“But you’re too pretty to be gay!”
For someone who looks nothing like a Victoria’s Secret model, I actually hear that a lot. Not because I wake up with perfectly curled lashes and genetically blessed with highly symmetrical facial features – or whatever superficial measure of what is deemed aesthetically pleasing.
In fact, I believe that people simply use the term “beautiful” in exchange for “femininity”, because the prevailing stereotype is that queer girls are simply not feminine and not “pretty”.
In the words of Queen Beyoncé herself, pretty hurts, and in the case of being a feminine-presenting queer girl, it hurts in ways that others in the queer community may not even know or notice. Sure, being “straight-passing” has its perks and privileges, but it certainly doesn’t come without its fair share of disadvantages.
“Passing” is when you can get away with seeming like the majority when you’re actually part of the minority. For those who constantly have to deal with the obviousness of their other-ness, it may feel like it’s a luxury. But nevertheless, as feminine queer girl, I am often invisible to other queer people.
My femininity is often marginalized and delegitimizing. My gender-conforming appearance is often seen as heteronormative, less radical and less queer in a community, in which being visible and valued depends on being androgynous or gender-bending in any way.
Whether I’m wearing skyscraper heels, stompy platform boots or sneakers, it’s not easy to stand in my shoes. Sometimes I feel like I have to discredit just as many assumptions regarding my gender representation as my masculine-presenting girls or genderqueer counterparts.
My acrylic french manicure go unnoticed in the queer community, and more often than not, I get mistaken for the straight girl in the room. Often times, people simply don’t take me and my sexuality seriously.
I find myself over-asserting or relentlessly defending my attraction for other girls. As in, I have had to get used to being more aggressive when I flirt, because I have to convince those who catch my eye that I’m hitting on them. Here’s a thing: next time you see a girl in a flowy dress eyeing you from across the room, don’t immediately get weirded out and assume she wants to challenge you in a staring contest.
And that’s not to say that I have it easier OR worse. Totally not.
What I’m saying is that me and many other feminine-presenting queer girls have it differently, and that being ignored and being assumed to be something else, is equally as offensive, stereotyping, and discriminatory, as the disgusted glances and rude comments thrown at our more “visibly queer” counterparts.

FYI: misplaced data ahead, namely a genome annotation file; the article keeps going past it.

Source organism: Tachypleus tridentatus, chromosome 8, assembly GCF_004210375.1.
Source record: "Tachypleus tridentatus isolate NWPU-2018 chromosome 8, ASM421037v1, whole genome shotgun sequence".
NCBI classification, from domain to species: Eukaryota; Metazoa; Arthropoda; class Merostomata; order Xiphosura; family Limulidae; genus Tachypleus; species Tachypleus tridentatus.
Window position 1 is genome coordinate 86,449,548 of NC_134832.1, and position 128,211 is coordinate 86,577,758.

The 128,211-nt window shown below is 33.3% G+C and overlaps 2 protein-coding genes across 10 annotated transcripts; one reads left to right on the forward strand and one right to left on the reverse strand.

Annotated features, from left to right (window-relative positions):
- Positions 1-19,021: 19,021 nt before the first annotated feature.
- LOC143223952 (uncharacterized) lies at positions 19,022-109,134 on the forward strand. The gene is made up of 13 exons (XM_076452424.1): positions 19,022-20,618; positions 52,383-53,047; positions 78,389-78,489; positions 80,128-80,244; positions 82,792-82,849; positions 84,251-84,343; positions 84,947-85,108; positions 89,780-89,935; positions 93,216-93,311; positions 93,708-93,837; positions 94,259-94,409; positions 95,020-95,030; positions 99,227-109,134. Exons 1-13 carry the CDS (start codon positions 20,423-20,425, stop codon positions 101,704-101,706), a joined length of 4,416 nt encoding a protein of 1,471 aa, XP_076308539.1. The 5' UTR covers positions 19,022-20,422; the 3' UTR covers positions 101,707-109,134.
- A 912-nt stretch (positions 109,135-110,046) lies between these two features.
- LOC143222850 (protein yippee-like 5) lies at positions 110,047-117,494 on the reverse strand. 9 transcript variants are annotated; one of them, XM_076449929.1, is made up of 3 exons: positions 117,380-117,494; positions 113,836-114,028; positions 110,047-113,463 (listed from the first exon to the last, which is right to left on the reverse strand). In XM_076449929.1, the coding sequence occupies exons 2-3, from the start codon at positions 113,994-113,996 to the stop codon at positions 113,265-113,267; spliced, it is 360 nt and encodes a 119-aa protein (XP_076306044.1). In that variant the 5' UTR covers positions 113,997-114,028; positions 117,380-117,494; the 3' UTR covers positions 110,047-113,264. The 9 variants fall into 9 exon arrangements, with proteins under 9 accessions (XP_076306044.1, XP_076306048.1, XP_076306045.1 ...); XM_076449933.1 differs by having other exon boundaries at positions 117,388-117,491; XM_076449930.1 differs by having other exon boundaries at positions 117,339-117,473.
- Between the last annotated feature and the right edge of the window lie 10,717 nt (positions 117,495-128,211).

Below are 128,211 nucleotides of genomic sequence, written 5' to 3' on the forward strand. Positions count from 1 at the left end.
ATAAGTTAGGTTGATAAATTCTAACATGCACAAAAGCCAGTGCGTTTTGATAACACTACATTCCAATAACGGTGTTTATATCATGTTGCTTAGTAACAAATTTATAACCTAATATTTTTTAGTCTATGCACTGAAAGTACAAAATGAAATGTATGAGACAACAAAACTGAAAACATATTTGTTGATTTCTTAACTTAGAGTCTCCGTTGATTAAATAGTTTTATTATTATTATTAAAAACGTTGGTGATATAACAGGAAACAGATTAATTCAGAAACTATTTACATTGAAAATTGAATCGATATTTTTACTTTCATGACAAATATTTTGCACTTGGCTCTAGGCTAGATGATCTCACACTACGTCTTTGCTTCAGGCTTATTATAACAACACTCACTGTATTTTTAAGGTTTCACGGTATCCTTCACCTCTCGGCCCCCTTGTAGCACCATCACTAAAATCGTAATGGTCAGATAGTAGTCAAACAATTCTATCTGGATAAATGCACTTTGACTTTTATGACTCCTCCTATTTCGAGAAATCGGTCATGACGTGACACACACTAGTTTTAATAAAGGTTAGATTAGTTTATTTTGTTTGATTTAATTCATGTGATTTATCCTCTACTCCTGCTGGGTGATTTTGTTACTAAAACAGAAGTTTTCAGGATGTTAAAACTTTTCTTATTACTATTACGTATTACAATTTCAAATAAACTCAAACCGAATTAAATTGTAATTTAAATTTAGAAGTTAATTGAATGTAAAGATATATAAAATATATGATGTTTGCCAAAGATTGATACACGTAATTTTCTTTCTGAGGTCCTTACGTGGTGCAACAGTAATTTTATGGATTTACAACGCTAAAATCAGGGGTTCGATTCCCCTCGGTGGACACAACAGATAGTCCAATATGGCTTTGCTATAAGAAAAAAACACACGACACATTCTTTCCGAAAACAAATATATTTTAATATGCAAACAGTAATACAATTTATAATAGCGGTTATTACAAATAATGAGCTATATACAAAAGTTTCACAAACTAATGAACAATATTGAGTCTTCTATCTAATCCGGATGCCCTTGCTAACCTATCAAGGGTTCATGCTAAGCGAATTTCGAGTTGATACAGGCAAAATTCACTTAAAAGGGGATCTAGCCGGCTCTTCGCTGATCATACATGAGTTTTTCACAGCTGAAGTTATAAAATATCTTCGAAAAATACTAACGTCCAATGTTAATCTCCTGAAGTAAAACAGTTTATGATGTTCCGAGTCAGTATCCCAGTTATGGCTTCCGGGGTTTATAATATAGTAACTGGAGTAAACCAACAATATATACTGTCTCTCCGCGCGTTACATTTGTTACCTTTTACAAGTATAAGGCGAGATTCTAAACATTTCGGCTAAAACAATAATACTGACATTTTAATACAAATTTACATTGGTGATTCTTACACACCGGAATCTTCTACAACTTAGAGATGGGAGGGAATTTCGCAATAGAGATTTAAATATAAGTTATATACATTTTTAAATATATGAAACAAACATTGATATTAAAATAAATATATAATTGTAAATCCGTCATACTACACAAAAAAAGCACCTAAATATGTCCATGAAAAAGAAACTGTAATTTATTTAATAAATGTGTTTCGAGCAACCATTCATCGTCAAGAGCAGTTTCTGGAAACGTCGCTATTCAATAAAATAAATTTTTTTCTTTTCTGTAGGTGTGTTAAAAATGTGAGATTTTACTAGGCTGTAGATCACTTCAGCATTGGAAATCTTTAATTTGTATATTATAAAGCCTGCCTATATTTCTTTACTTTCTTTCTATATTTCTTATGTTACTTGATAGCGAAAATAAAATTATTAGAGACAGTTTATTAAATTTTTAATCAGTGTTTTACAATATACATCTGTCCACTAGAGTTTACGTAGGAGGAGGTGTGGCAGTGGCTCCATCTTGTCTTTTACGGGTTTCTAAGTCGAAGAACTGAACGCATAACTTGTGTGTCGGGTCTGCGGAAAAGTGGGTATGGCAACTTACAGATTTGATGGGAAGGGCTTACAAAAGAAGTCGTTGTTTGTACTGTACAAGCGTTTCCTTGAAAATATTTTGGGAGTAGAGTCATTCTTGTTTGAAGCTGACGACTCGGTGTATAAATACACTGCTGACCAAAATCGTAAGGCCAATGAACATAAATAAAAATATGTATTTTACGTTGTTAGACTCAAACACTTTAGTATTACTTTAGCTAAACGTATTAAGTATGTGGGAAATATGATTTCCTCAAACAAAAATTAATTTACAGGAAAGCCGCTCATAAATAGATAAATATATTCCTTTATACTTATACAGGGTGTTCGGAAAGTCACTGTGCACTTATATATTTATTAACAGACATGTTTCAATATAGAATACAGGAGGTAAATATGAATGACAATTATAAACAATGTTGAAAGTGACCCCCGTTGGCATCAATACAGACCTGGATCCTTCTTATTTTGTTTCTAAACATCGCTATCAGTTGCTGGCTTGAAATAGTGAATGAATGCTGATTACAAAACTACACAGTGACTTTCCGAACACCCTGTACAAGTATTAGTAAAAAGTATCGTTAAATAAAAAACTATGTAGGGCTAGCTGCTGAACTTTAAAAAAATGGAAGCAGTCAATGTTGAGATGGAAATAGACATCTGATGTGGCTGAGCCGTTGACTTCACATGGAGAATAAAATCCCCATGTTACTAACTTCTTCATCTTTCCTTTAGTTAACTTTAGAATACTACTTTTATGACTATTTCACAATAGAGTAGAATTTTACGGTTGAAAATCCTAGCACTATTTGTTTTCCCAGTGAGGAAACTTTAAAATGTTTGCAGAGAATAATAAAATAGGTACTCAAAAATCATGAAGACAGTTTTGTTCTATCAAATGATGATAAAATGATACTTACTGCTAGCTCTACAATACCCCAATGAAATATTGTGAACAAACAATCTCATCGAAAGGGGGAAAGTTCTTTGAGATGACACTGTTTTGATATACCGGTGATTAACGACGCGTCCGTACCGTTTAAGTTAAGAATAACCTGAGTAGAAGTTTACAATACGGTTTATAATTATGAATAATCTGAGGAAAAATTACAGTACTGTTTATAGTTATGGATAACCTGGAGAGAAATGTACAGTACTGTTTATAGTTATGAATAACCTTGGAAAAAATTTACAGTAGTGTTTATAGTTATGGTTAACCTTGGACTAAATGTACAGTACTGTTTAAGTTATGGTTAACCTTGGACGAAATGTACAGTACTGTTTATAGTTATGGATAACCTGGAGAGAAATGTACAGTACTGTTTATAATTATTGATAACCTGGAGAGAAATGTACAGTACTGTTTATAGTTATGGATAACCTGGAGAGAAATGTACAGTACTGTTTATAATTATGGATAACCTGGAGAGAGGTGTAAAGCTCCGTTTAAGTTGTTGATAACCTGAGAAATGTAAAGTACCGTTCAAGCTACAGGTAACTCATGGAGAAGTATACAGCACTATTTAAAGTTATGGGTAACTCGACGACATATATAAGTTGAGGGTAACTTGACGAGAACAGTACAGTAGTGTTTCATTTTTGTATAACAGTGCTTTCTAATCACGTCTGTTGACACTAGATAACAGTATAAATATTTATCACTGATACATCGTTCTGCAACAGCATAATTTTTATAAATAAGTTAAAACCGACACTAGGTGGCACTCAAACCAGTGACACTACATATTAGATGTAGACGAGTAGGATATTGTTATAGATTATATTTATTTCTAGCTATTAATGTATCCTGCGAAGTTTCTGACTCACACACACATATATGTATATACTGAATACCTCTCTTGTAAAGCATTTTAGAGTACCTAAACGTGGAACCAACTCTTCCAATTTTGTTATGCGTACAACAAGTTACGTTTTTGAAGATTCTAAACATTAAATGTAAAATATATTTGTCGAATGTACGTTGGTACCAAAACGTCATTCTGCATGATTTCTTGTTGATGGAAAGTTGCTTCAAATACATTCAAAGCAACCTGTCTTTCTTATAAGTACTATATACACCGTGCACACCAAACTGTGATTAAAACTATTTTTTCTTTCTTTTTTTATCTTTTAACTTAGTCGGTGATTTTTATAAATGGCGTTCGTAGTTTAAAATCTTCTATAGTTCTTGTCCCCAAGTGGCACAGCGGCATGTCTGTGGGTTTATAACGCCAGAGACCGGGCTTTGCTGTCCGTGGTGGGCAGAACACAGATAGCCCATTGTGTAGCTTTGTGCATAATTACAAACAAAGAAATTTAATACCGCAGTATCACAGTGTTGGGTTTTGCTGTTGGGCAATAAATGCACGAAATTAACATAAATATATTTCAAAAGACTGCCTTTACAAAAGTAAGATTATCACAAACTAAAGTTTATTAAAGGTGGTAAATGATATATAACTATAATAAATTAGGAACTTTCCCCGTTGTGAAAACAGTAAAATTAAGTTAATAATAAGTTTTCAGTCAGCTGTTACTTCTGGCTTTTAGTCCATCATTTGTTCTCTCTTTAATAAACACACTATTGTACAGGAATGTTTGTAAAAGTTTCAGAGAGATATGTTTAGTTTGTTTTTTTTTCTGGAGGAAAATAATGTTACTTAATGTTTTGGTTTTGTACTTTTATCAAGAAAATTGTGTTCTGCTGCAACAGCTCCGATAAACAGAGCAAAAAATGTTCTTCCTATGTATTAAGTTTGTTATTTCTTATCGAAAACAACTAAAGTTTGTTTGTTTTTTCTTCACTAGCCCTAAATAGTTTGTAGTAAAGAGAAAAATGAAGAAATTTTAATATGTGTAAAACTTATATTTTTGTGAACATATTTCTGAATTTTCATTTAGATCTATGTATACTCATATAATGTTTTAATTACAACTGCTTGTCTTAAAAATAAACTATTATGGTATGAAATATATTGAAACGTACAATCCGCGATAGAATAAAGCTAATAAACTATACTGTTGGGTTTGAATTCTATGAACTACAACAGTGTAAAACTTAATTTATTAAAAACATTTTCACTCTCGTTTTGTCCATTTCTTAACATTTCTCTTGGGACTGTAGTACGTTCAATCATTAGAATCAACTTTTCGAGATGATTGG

We’re not constantly on everyone’s gaydar. But what if we want to be? While the ever-so-clueless straight person and their “innocent” questions are more forgiveable and understandable in a way, this kind of intolerance from our own community is unacceptable. Imagine passing right by your people and being looked through as if you were made of cellophane.
My feminine identity is further complicated by the fact that I also date male-identified people. Sometimes when I speak to people about my male crushes or exes, especially in non-queer contexts, it almost feels as if I’m losing my identity and myself in the process. I wouldn't necessarily mind people not knowing I'm queer, but I don't like being thought of as straight.
I don’t like having to explain my sexuality to people and how this negotiates with my other personal preferences such as what brand of lipstick I use or my eternal love for RuPaul’s Drag Race. Even if I make it a known fact that I am into girls, I’m still doubted and distrusted by everyone. What I hate the most is that the only evidence they have is that I do not fit in with their visual idea of a queer person, therefore I must actually be straight.
Queer visibility is a double-edged sword. People who fit society’s idea of how a queer person is supposed to look like tend to face overt discrimination and hostility, while those of us with less obvious signifiers can pass by without much confrontation.
However, this doesn't necessarily mean that we feel safer. As an invisible queer, I can’t help but wonder whether the person treating me with kindness and courtesy would switch to disdain if they knew that I'm part of the LGBTQ spectrum.
I'm out to anyone who Googles me, but in everyday interactions with casual acquaintances, I have to come out again and again. There’s always someone to tell. I make it sound totally casual like it's part of the conversation, but I bring it there on purpose. My idea was that if you're not okay with my queerness, I don't want to waste my time getting to know you.
In retrospect, this kind of helped spread the word about my queerness too! When no one affords us the benefit of hesitating before expressing the assumed pronoun of who we’re dating, we have to fight to be noticed for who we are.
Zara Zahrina is an undergrad communications student at Universitas Airlangga. She drinks heart-attack-inducing amount of coffee, and believes in girl power and always looking fancy. When not taking her stompy boots for a walk, she can be found tweeting at @skeletale.